The Crystal Palace

The Crystal Palace was an iron and plate-glass building originally built in London Hyde Park to hold the Great Exhibition in 1851.

At 564 metres long, with an interior height of 128 feet, there were more than 14,000 exhibitors displaying the latest technological developments from the industrial revolution. The building was designed by Sir Joseph Paxton,

Because of the recent invention of the cast plate glass method in 1848 which allowed for large sheets of cheap but strong glass, it was at the time the largest amount of glass ever seen in a building and astonished visitors with its clear walls and ceilings, thus a “Crystal Palace”.

After the exhibition, the building was dismantled and rebuilt on Penge Common next to Sydenham Hill,  an affluent suburb in south London at the time. The constructing of the building began on Sydenham Hill in 1852.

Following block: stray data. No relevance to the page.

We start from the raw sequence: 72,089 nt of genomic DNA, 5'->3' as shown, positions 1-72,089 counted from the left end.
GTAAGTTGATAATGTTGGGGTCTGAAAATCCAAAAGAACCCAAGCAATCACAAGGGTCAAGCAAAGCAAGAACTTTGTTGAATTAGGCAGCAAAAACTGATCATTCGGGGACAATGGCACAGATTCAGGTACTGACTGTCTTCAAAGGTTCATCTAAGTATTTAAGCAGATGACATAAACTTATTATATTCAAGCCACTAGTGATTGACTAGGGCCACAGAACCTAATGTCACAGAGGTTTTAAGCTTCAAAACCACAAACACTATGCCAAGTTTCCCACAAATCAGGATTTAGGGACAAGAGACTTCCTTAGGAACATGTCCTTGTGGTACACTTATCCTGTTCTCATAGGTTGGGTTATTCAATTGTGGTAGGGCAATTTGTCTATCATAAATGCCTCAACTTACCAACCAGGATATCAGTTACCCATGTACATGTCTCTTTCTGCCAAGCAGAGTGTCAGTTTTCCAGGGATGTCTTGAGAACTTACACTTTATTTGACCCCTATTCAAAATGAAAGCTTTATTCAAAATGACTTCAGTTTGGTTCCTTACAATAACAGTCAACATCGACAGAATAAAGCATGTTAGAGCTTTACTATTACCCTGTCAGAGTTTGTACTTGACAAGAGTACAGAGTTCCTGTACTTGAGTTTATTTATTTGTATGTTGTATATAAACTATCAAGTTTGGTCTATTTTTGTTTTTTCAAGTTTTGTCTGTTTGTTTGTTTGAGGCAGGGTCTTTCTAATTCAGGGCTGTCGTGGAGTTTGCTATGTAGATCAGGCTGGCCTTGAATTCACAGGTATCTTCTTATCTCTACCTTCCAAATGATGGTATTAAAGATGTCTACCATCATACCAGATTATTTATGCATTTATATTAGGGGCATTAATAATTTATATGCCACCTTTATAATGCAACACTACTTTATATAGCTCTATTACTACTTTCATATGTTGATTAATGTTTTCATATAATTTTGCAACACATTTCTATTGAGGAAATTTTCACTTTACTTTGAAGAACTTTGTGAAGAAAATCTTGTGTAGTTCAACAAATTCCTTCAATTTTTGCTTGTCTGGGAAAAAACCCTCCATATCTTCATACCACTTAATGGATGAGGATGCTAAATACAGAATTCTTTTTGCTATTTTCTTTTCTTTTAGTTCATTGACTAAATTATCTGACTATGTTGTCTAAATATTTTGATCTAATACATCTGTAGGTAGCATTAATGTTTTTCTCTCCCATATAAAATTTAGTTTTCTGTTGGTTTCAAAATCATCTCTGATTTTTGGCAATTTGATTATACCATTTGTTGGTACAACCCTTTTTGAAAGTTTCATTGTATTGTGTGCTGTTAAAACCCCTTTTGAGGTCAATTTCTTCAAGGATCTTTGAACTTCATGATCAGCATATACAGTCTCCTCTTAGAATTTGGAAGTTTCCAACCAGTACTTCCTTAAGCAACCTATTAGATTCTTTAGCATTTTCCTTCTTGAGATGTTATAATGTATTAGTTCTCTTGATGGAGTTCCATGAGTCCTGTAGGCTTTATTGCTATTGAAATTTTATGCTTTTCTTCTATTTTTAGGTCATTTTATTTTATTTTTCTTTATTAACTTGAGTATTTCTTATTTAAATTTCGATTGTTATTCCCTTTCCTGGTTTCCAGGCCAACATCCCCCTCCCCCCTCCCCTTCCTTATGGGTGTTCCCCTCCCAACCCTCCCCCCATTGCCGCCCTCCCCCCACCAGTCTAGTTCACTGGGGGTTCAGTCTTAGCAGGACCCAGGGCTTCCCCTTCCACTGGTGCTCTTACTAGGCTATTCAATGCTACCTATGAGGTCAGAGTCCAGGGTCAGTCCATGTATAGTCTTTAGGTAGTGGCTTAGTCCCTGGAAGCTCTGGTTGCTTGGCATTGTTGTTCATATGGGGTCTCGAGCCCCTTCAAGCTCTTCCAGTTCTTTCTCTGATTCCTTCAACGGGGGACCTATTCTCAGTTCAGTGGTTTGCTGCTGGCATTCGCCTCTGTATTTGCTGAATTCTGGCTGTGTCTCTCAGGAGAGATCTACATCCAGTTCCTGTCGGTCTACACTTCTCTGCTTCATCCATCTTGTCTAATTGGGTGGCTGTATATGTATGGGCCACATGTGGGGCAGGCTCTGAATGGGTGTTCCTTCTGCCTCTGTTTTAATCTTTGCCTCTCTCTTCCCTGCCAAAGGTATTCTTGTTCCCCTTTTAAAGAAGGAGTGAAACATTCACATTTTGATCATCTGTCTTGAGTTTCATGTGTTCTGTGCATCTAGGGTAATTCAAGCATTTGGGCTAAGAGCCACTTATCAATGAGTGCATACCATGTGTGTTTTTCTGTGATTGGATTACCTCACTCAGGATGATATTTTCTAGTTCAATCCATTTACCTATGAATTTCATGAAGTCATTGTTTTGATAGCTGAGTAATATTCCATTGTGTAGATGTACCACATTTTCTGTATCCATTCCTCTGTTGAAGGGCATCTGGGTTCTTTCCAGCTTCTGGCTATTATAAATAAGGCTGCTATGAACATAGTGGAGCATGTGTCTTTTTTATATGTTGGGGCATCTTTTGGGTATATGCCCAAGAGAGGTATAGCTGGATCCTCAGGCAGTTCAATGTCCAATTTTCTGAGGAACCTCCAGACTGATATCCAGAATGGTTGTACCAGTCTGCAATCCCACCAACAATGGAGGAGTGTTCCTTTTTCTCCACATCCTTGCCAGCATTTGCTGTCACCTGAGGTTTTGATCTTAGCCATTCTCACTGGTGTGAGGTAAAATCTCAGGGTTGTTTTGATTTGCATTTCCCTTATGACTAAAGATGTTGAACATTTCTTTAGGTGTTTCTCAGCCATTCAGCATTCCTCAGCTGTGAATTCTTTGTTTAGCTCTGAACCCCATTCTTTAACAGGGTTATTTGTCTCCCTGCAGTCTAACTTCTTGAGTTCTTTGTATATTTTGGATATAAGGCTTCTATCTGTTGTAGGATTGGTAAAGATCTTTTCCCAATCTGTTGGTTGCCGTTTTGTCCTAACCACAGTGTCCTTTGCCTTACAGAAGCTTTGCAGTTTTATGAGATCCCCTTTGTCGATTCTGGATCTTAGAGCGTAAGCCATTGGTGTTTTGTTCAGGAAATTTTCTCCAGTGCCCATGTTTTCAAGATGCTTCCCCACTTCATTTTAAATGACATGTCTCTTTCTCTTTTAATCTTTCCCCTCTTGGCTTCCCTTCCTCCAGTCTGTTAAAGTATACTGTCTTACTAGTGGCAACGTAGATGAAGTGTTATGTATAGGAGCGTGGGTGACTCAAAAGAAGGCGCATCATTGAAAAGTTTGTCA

The new building, while incorporating most of the constructional parts of the Hyde Park building, was so completely different in form as to be properly considered a quite different structure – a ‘Beaux-arts’ form in glass and metal.

The main gallery was redesigned and covered with a new barrel-vaulted roof, the central transept was greatly enlarged and made even higher, and two new transepts were added at either end of the main gallery.

On November 1936, a fire broke out and within hours the palace was completely destroyed. It was reported that the intensity and glow of the fire could be seen across eight counties. Winston Churchill at the time said, “This is the end of an age”.

The ruins that remain today are the ramparts, statues and walkways of this once proud monument to Victorian architecture. The ruins are grade listed but sadly prone to vandalism and graffiti.

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